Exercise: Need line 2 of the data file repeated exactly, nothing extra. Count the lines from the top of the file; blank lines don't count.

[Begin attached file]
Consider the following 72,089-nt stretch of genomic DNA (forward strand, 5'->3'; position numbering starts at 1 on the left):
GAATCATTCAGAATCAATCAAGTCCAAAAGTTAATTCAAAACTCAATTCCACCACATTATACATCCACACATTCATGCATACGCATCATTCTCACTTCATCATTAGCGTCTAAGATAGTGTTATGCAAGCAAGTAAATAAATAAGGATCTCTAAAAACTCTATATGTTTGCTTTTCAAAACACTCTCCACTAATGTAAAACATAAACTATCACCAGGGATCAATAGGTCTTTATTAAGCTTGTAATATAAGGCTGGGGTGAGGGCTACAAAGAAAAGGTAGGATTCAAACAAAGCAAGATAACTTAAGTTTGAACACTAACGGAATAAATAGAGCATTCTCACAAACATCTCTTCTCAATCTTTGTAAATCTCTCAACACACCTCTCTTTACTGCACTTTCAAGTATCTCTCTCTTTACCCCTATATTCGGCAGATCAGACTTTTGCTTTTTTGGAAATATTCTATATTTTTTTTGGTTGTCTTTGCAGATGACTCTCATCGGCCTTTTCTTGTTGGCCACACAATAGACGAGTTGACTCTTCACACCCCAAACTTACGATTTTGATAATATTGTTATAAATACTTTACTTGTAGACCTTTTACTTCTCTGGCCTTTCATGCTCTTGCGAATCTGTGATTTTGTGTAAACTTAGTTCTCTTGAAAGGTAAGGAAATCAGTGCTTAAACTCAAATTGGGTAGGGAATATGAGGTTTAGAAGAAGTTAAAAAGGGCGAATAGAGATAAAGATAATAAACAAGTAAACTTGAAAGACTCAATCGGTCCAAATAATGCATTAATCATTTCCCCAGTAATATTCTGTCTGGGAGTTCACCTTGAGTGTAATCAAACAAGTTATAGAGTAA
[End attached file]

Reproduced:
GAATCATTCAGAATCAATCAAGTCCAAAAGTTAATTCAAAACTCAATTCCACCACATTATACATCCACACATTCATGCATACGCATCATTCTCACTTCATCATTAGCGTCTAAGATAGTGTTATGCAAGCAAGTAAATAAATAAGGATCTCTAAAAACTCTATATGTTTGCTTTTCAAAACACTCTCCACTAATGTAAAACATAAACTATCACCAGGGATCAATAGGTCTTTATTAAGCTTGTAATATAAGGCTGGGGTGAGGGCTACAAAGAAAAGGTAGGATTCAAACAAAGCAAGATAACTTAAGTTTGAACACTAACGGAATAAATAGAGCATTCTCACAAACATCTCTTCTCAATCTTTGTAAATCTCTCAACACACCTCTCTTTACTGCACTTTCAAGTATCTCTCTCTTTACCCCTATATTCGGCAGATCAGACTTTTGCTTTTTTGGAAATATTCTATATTTTTTTTGGTTGTCTTTGCAGATGACTCTCATCGGCCTTTTCTTGTTGGCCACACAATAGACGAGTTGACTCTTCACACCCCAAACTTACGATTTTGATAATATTGTTATAAATACTTTACTTGTAGACCTTTTACTTCTCTGGCCTTTCATGCTCTTGCGAATCTGTGATTTTGTGTAAACTTAGTTCTCTTGAAAGGTAAGGAAATCAGTGCTTAAACTCAAATTGGGTAGGGAATATGAGGTTTAGAAGAAGTTAAAAAGGGCGAATAGAGATAAAGATAATAAACAAGTAAACTTGAAAGACTCAATCGGTCCAAATAATGCATTAATCATTTCCCCAGTAATATTCTGTCTGGGAGTTCACCTTGAGTGTAATCAAACAAGTTATAGAGTAA